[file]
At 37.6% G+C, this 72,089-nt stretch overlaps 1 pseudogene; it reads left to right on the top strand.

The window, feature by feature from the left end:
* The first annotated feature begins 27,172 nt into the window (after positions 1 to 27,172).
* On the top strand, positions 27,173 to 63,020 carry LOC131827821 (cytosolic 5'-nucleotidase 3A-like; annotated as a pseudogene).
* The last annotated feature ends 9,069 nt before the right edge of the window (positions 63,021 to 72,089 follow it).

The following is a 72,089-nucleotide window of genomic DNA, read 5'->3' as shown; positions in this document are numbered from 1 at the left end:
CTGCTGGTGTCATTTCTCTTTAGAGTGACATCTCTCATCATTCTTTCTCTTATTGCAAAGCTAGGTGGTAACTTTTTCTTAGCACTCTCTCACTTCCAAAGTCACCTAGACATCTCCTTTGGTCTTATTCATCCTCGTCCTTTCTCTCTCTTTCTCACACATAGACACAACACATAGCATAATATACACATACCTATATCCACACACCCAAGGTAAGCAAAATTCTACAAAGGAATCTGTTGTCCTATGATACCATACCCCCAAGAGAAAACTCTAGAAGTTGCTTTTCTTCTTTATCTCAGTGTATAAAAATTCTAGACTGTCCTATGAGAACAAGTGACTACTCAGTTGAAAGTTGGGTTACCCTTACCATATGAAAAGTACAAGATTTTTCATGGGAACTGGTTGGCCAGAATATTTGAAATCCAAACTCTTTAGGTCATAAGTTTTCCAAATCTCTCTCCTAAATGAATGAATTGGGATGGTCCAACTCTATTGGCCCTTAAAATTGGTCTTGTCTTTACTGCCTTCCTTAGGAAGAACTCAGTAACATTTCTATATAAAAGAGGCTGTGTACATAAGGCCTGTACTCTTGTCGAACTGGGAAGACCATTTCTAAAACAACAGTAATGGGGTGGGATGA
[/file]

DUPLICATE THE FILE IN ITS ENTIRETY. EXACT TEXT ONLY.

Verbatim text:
At 37.6% G+C, this 72,089-nt stretch overlaps 1 pseudogene; it reads left to right on the top strand.

The window, feature by feature from the left end:
* The first annotated feature begins 27,172 nt into the window (after positions 1 to 27,172).
* On the top strand, positions 27,173 to 63,020 carry LOC131827821 (cytosolic 5'-nucleotidase 3A-like; annotated as a pseudogene).
* The last annotated feature ends 9,069 nt before the right edge of the window (positions 63,021 to 72,089 follow it).

The following is a 72,089-nucleotide window of genomic DNA, read 5'->3' as shown; positions in this document are numbered from 1 at the left end:
CTGCTGGTGTCATTTCTCTTTAGAGTGACATCTCTCATCATTCTTTCTCTTATTGCAAAGCTAGGTGGTAACTTTTTCTTAGCACTCTCTCACTTCCAAAGTCACCTAGACATCTCCTTTGGTCTTATTCATCCTCGTCCTTTCTCTCTCTTTCTCACACATAGACACAACACATAGCATAATATACACATACCTATATCCACACACCCAAGGTAAGCAAAATTCTACAAAGGAATCTGTTGTCCTATGATACCATACCCCCAAGAGAAAACTCTAGAAGTTGCTTTTCTTCTTTATCTCAGTGTATAAAAATTCTAGACTGTCCTATGAGAACAAGTGACTACTCAGTTGAAAGTTGGGTTACCCTTACCATATGAAAAGTACAAGATTTTTCATGGGAACTGGTTGGCCAGAATATTTGAAATCCAAACTCTTTAGGTCATAAGTTTTCCAAATCTCTCTCCTAAATGAATGAATTGGGATGGTCCAACTCTATTGGCCCTTAAAATTGGTCTTGTCTTTACTGCCTTCCTTAGGAAGAACTCAGTAACATTTCTATATAAAAGAGGCTGTGTACATAAGGCCTGTACTCTTGTCGAACTGGGAAGACCATTTCTAAAACAACAGTAATGGGGTGGGATGA